How to Make the Loading Bar Disappear: A Complete Guide to Code Splitting in React

An overview of Code Splitting in React.js and High Order Components (Loadable + Lazy)

Photo by Aziz Acharki on Unsplash


Why do we need bundles?

What does this mean for your imports?


The static structure of imports is enforced syntactically in two ways.

import module from './dir/module';
  1. The import declaration can only appear at the top level of a module.
  2. They only accept a string literal as the module specifier.

Code Splitting overview

Yup, this is exactly what we’re doing.

Instead of downloading the entire app before users can use it, code splitting allows you to split your code into smaller, more manageable chunks which your browser can then load on demand.

Code splitting is supported by the dynamic import(). The import() function-like form takes the module name as an argument and returns a Promise.

The proposed operator for loading modules dynamically works as follows:

const moduleSpecifier = './dir/someModule.js';
.then(someModule =>;

The operator is used like a function:

  • The parameter is a string similar to the import declarations most of us currently use. However, with dynamic import(), the parameter can be any expression whose result can be coerced to a string.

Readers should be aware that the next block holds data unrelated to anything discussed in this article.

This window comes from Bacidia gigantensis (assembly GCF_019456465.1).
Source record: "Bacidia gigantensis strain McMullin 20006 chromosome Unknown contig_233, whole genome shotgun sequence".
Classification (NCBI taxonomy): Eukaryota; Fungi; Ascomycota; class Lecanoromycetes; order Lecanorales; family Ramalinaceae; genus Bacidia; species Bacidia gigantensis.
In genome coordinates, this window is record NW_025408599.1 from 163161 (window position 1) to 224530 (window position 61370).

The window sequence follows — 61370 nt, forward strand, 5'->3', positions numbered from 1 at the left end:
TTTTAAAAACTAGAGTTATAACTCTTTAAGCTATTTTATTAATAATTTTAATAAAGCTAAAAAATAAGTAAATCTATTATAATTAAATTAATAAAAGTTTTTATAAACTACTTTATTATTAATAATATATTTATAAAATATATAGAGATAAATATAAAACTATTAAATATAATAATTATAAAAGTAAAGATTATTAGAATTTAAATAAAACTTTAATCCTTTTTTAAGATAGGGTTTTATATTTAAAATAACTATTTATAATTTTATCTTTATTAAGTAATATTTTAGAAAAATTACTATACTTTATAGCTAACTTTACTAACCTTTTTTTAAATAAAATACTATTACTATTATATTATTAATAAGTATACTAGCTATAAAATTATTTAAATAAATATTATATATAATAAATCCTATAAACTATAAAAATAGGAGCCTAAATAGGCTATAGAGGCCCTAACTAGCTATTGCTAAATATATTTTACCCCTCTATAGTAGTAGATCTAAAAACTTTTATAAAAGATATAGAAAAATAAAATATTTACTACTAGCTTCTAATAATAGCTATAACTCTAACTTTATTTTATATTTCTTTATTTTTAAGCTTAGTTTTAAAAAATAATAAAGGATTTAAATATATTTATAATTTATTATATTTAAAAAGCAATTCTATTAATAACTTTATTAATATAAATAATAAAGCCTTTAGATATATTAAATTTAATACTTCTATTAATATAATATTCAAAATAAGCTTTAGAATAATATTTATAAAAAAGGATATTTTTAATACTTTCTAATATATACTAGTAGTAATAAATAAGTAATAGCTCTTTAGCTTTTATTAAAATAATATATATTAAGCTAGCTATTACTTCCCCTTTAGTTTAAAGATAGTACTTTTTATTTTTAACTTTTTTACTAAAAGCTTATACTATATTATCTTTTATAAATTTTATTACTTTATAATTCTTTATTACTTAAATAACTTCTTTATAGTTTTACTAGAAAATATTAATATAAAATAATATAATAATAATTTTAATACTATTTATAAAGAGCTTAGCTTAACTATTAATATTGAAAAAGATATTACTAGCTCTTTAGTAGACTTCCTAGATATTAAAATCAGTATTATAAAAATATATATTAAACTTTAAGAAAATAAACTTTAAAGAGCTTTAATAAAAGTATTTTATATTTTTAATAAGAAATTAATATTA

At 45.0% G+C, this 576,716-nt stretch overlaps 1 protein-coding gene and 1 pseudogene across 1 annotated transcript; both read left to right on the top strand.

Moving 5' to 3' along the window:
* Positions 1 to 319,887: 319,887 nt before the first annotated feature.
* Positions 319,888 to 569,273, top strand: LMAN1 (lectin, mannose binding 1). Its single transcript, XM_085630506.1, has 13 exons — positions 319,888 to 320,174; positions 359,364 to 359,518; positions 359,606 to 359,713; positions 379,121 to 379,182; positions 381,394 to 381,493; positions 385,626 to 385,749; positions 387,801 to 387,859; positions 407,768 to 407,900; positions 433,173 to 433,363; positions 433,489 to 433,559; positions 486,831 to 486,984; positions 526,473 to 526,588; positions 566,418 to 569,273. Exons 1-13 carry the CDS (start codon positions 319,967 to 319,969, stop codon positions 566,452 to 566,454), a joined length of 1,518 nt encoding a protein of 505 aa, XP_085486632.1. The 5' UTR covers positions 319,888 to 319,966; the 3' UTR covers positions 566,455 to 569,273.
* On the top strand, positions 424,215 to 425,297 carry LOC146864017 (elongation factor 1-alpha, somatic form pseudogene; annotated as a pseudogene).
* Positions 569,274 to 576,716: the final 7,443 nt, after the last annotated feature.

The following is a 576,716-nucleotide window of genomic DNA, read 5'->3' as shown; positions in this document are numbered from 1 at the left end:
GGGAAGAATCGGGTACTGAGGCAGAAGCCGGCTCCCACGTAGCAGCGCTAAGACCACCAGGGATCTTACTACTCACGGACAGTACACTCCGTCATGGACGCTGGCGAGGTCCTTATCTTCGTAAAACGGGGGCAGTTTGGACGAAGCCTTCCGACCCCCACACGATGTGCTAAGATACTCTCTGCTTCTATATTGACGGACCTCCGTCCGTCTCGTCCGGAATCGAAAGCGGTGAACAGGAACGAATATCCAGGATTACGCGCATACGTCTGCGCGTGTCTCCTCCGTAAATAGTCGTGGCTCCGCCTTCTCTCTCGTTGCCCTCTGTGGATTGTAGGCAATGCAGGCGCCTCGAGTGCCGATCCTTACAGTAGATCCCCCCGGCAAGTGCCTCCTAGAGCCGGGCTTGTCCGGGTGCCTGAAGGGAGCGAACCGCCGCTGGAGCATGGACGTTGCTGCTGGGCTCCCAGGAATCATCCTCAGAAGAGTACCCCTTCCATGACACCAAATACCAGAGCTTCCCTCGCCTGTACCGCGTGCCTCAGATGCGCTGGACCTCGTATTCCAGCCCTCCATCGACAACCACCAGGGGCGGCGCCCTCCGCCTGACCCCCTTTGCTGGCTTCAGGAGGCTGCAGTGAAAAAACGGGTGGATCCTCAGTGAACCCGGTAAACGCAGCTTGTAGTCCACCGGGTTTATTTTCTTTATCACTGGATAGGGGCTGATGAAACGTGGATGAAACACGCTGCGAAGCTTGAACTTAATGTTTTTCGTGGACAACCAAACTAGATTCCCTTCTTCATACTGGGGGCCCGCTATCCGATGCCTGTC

• The result of the “function call” is a Promise. Therefore anything called within then can be executed once the module is completely loaded.

Use Cases

1) Loading code on demand

2) Conditional loading of modules

3) Computed module specifiers

High Order Components for Code Splitting


The React.lazy function lets you render a dynamic import as a regular component. This also handles router-centric code splitting.

There’s one main limitation you might notice above.

React.lazy currently only supports default exports.

You can find an easy enough workaround for that here. Additionally,

React.lazy and Suspense are not yet available for server-side rendering. If you want to do code-splitting in a server rendered app, Loadable Components is recommended

Well luckily for you…


Sometimes components load really quickly (<200ms) and the loading screen only quickly flashes on the screen.

A number of user studies have proven that this causes users to perceive things taking longer than they really have. If you don’t show anything, users perceive it as being faster.

Accordingly, there is a lot of extra functionality for modifying behavior based on set time intervals. Examples below.

Fun facts

  • If import() is used in a module, it can occur anywhere at any level, and is not hoisted.
  • import() accepts arbitrary strings (with runtime-determined template strings shown here), not just static string literals.
  • The presence of import() in the module does not establish a dependency which must be fetched and evaluated before the containing module is evaluated.
  • import() does not establish a dependency which can be statically analyzed. (However, implementations may still be able to perform speculative fetching in simpler cases like import("./foo.js").)